Rebecca Burtram

Coming Up for Air

I had always vowed to leave teaching before I became one of the teachers who was bitter and angry. I left a bit too late. But I had never stopped caring, wanting the kids to succeed, or loving the challenge of finding a new way to bring the content to life.

The passion that kept me afloat was also what wore me out.

I couldn’t stop the frustration of working against a system that disregarded everything research shows us concerning adolescent development. Our administration stripped the teachers of the tools necessary to help students succeed and then blamed the teachers when kids struggled.

I was sinking, and I knew I had to come up for air.

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An Angry Teacher and Mr. Rogers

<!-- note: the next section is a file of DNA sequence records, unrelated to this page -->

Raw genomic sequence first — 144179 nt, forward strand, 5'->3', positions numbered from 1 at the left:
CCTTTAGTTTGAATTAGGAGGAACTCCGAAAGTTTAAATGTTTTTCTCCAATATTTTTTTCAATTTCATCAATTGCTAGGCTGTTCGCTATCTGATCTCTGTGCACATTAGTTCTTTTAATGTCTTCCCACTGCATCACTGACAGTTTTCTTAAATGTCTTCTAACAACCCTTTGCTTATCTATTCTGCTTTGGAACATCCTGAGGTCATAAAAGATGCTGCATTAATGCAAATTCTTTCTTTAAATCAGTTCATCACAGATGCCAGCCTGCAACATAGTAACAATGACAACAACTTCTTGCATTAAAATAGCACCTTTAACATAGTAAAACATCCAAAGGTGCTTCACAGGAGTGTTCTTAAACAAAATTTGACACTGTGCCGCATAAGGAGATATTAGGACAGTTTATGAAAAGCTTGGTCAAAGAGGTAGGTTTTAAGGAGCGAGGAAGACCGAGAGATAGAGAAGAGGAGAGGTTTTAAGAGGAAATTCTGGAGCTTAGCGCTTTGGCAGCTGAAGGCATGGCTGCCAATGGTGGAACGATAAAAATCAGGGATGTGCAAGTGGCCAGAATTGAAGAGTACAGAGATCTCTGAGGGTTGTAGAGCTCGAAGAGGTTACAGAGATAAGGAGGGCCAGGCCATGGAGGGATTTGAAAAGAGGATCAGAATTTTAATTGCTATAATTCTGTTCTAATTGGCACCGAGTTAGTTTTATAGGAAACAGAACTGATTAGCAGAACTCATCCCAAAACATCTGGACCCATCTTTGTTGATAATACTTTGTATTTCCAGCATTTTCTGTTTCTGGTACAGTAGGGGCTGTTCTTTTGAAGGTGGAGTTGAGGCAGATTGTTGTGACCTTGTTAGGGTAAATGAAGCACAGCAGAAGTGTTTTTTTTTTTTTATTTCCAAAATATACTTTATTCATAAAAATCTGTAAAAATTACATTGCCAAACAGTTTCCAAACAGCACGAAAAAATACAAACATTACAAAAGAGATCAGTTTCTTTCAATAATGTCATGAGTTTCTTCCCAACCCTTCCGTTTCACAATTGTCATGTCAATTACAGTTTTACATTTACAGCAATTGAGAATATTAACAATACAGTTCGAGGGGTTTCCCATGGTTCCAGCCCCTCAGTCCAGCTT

Well, I was angry. Or I still am. I don’t know in this moment. I had planned to write a post to process my anger when I woke up yesterday. I was going to be open about the fact that I find myself swearing and venting and spewing grossness from inside because I have let anger take my peace, and I was hoping that the grace would come in the confessing.

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To All the Students I’ve Loved Before

In that moment I don’t know if I have what it takes to truly know the wonderful mysteries sitting before me on day one. I know they will baffle, thrill, and annoy me to no end. They’ll give me a thousand stories to tell my husband and my friends about the clever, stupid, rude, or sweet things they do all year long. But then the last day will come, and I’ll be thinking, “I don’t want it to end,” and some pain in the butt kid will actually say it right out loud.
AND I WILL BE DONE FOR.

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